If you think you’re ready to go off grid, you’re not! Sorry, I know this sounds discouraging but it’s not, I promise. Keep reading. Make sure you read the whole article.
Some people will not like this first bit because it may seem “negative” to them. Living off the grid is not for everyone, and if you’re not ready to be COMPLETELY realistic about moving yourself and your family off grid, then in my honest, unfiltered, and unapologetic opinion, you don’t need to go off grid.
Living off grid is not a picnic, or a day hike. It’s not a walk in the park, and it’s not something you do for fun to “try it out“. Remember, most people who make the move will be bringing their families, too. They need to be considerate of that fact, and their family needs to be completely on board with it, and know how this lifestyle will change their lives. It’s work.
If you’ve never lived on a farm or a ranch, or in a rural setting where you are dependent on your own work and efforts to survive and thrive, then you can’t possibly know what it’s like until you actually do it.
If you’re not prepared to grow your own food, build your own home, get up at the crack of dawn in the morning and WORK to build and maintain your homestead, you should not be going off grid.
I’m about to go off grid in the coming months. Am I ready? “Not quite.” Can I do it?
Have Your Ever Lived Off Grid?
Fortunately I’ve lived “off grid” before for years with no electricity, no running water, and barely any food. Had to chop firewood to stoke the fireplace just to stay warm, curled up in blankets and sleeping bags at night, and had no luxuries. We literally lit the house with oil lamps and candles.
I’ve worked on a farm. I’ve gotten up at the crack of dawn every day. Each morning I had to feed the animals before the sun ever came up in the dead of winter. We had to make sure the birds were warm, the horses were in their stables, that they had access to fresh water, had to break through the ice in their water troughs so they could drink.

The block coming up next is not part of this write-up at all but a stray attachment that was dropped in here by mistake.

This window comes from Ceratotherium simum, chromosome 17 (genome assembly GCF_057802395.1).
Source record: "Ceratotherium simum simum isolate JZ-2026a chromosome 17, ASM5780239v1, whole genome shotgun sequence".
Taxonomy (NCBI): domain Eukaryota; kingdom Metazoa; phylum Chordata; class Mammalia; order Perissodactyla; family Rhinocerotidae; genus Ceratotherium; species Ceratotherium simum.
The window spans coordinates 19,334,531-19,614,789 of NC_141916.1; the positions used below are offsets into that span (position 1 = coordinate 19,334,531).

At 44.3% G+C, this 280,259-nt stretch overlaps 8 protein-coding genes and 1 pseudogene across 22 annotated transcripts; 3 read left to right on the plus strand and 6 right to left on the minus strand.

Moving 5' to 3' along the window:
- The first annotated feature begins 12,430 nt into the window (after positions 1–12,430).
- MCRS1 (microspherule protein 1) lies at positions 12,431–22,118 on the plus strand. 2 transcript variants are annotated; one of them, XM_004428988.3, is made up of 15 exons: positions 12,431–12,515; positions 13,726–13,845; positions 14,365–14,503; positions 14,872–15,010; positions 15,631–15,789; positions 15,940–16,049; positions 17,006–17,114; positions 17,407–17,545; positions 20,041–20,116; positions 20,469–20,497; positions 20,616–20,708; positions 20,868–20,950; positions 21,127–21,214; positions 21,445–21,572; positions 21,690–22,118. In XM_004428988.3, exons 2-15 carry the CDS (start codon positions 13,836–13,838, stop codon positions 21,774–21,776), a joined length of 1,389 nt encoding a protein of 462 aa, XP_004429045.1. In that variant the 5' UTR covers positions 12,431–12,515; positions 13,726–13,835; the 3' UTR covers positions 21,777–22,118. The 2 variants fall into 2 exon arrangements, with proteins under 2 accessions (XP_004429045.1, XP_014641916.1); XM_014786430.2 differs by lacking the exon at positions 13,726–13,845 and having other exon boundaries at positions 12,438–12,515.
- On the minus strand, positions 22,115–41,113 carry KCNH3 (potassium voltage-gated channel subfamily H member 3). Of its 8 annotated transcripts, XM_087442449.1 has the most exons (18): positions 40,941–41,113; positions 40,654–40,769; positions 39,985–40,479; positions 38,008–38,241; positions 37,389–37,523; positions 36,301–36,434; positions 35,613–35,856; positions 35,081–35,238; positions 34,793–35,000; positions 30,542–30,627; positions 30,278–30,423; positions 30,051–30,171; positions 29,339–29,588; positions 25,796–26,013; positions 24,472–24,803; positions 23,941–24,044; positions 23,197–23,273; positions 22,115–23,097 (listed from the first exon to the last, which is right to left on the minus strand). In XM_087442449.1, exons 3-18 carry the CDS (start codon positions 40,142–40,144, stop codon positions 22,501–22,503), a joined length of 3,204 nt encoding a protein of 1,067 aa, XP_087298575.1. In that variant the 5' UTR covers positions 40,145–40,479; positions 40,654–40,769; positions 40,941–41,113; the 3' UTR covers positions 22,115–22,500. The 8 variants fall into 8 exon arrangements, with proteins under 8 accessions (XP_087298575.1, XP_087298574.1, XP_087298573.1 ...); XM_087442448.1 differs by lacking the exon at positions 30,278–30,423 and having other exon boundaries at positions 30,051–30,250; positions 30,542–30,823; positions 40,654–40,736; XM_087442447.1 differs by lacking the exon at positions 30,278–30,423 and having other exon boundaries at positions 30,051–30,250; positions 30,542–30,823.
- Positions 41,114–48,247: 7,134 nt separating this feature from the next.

I’ve had to chop firewood in the snow to stoke the fire and keep warm. And I’ve worked many a day from sunup to sundown. That’s another story during another time of my life.
To go off grid, you will likely need to produce your own shelter, water, food, heat, and electricity. You’ll have to be able to handle the waste legally and efficiently. What happens to the waste when you flush the toilet? Where does it go? Will you have a composting toilet, outhouse, porta-potty, or a regular septic system?
Can you clean and dress a chicken, or butcher a cow or pig? Do you know how to skin a deer or rabbit? Are you a vegan?
Are you content with living on the outskirts of town? How about your wife or husband? What about your children? Where will they go to school? How far will you have to travel to get them to and from? How much fuel will driving them into town each day take? Will you homeschool your children?
Do you know how to can and preserve food? Where will you store your food? How much food will you have in reserve? How will you feed you livestock? Have you planned for feeding your livestock through the winter? How much food does a cow eat each day? Are you prepared to grow and harvest your own food? How much food is enough? How much food will it take to feed your family all year/each day?
Where is your water source? Will you store water for emergencies? How much water is enough? In case of a medical emergency do you know how far away the nearest hospital is? Will you have internet, cable, or cell service? How will you communicate with the “outside world”? Do you have the tools you’ll need? How many people will be living in your home?
Go Off Grid: Be Prepared & Work Hard